The exhibition, which offers free admission to the public, seeks that everyone has a space to express their talent
The artist Maru Pombo with her husband and two children with disabilities. / photo: photo: Aurelia Ventura.
Aurelia Ventura / Impremedia / La Opinion
In front of an enthusiastic group of people with disabilities, the Academy of Special Dreams Foundation granted a few days ago a special recognition to the Oaxacan artist María Elena "Maru" Pombo at the City Hall of Los Angeles.
Maru Pombo, as she is artistically known, is the director of the SONRYEE Foundation and was named a leading community ambassador for the Academy of Special Dreams of Oaxaca, Mexico.
With its foundation, the Mexican artist focuses on raising awareness in the community about people with disabilities. This topic is very personal for her because she has two children with mental and physical disabilities.
He said he initially had difficulty dealing with the situation of his children – who are now 36 and 32 years old – but he added that over time he appreciated life at his side.
“They have made me see the moon, the trees, the nature,” said Pombo who is inspired day by day to create his art. "Physically it can be difficult but you adapt"
Art in the Town Hall
During the event, the annual exhibition of Disability art 2019 in its 12th edition was also started where dozens of artists with different disabilities are presenting their works of art at the Los Angeles city hall.
"This is considered a testament to the creativity of people with special needs," said Michael Dergar, president and executive director of the Academy of the Special Dreams Foundation based in Pasadena.
"We believe that all people, regardless of their disabilities, should have the same opportunities to express their talents and succeed in the arts," said Dergar.
"This art exhibition is another opportunity to encourage, promote and exhibit the artistic expressions of these incredible artists from all over the country."
The Department of Disability and the City of Los Angeles was part of the association so that for the tenth consecutive year the exhibition will be held, which this year is in the Lobby of the City Hall of Los Angeles.
Stephen David Simon, executive director of the Los Angeles Department of Disability said they are very pleased to be able to exhibit the artists' work.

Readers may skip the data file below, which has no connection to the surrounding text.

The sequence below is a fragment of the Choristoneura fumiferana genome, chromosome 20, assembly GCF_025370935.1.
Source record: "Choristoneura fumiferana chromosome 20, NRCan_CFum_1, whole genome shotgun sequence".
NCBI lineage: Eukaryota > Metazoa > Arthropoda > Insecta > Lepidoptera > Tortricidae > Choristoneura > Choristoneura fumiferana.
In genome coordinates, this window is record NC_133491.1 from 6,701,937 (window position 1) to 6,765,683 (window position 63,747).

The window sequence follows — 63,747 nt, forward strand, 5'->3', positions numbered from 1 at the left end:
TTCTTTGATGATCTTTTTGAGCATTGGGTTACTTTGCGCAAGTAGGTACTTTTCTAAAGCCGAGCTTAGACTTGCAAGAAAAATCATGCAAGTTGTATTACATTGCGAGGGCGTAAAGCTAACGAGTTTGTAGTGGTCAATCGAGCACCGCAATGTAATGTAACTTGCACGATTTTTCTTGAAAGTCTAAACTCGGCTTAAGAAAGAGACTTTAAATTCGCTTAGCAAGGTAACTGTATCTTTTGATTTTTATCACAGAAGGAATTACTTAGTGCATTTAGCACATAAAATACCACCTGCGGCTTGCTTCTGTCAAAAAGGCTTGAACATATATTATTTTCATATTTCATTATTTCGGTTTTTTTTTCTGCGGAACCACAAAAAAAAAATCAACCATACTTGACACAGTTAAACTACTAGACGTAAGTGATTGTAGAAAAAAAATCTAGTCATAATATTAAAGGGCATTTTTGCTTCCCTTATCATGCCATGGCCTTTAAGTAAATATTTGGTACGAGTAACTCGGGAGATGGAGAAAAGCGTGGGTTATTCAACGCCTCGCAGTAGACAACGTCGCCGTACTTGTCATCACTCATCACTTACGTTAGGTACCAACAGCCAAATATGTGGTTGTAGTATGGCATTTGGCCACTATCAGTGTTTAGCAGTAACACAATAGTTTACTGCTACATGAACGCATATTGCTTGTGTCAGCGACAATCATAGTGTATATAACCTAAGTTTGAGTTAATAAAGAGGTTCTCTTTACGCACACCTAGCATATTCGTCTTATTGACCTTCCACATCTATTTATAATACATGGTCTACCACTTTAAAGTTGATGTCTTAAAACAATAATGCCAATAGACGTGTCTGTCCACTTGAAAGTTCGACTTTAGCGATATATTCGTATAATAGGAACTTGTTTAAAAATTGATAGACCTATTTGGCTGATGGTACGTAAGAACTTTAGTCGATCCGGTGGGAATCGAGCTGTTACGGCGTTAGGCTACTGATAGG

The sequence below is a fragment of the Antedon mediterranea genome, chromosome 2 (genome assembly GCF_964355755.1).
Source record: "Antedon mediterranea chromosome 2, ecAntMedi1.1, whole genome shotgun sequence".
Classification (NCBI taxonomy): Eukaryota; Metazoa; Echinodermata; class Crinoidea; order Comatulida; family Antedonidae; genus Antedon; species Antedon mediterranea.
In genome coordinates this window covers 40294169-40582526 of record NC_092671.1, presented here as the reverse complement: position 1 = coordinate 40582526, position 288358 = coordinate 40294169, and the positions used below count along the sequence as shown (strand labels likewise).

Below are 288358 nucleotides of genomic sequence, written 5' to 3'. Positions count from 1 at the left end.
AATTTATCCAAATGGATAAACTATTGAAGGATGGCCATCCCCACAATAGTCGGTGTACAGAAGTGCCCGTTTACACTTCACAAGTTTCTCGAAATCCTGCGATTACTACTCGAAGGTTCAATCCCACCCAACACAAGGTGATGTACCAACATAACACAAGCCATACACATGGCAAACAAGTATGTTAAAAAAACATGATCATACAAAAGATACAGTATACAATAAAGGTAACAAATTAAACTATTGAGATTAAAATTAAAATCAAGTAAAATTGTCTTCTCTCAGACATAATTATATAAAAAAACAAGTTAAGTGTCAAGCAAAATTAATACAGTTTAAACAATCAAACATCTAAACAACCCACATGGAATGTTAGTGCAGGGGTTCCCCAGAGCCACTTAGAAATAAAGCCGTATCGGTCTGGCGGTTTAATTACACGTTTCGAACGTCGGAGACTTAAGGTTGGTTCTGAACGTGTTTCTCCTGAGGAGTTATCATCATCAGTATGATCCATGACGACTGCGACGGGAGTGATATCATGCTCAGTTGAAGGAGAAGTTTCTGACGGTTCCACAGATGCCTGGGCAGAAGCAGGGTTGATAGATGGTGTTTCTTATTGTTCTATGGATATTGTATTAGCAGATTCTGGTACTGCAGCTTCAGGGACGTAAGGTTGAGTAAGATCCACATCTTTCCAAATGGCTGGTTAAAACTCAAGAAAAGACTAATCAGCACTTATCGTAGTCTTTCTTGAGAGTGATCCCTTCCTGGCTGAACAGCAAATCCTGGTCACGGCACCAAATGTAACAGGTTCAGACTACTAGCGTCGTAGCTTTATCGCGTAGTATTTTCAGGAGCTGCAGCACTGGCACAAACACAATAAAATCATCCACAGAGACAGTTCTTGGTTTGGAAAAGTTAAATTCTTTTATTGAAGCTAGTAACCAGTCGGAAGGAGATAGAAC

"The general public should know that these are real artists doing extraordinary work," said Simon. "They could have a full-time job just need the help they need."
Represent the inclusion
The work of art entitled "Free at the End" is an oil on canvas depicting the life of artist Frida Kahlo, said artist Maru Pombo.
“It's the before and after. On one side she is with her pet and the cempaxúchitl flowers that are very popular now in November and the other part is when she is no longer in this world but she has a butterfly that represents freedom after a very difficult life of suffering ”, explained.
She said she was very grateful to be able to collaborate with the Academy of Special Dreams to be able to provide more support and resources to people with disabilities.
“I think the universe brings together the right people at the right time. [Dergar and I] have organizations that support people with disabilities, ”said Pombo.
Artists from the city and county of Los Angeles also attended the reception. Teacher Kathleen Victory arrived with 11 students from Alhambra where one is an artist presenting her work; The others were in support.
"It's very exciting to be here and see the progress of inclusion but we need to do more," said Victory who has participated in the event for eight years. "They all have some kind of limitation but one learns more from them than they do from day to day."
Dergar said the exhibition will be performing for a month and is free to the public. They must only register when entering the town hall.
He also invited those artists with disabilities interested in presenting their works of art visiting the organization www.specialacademy.org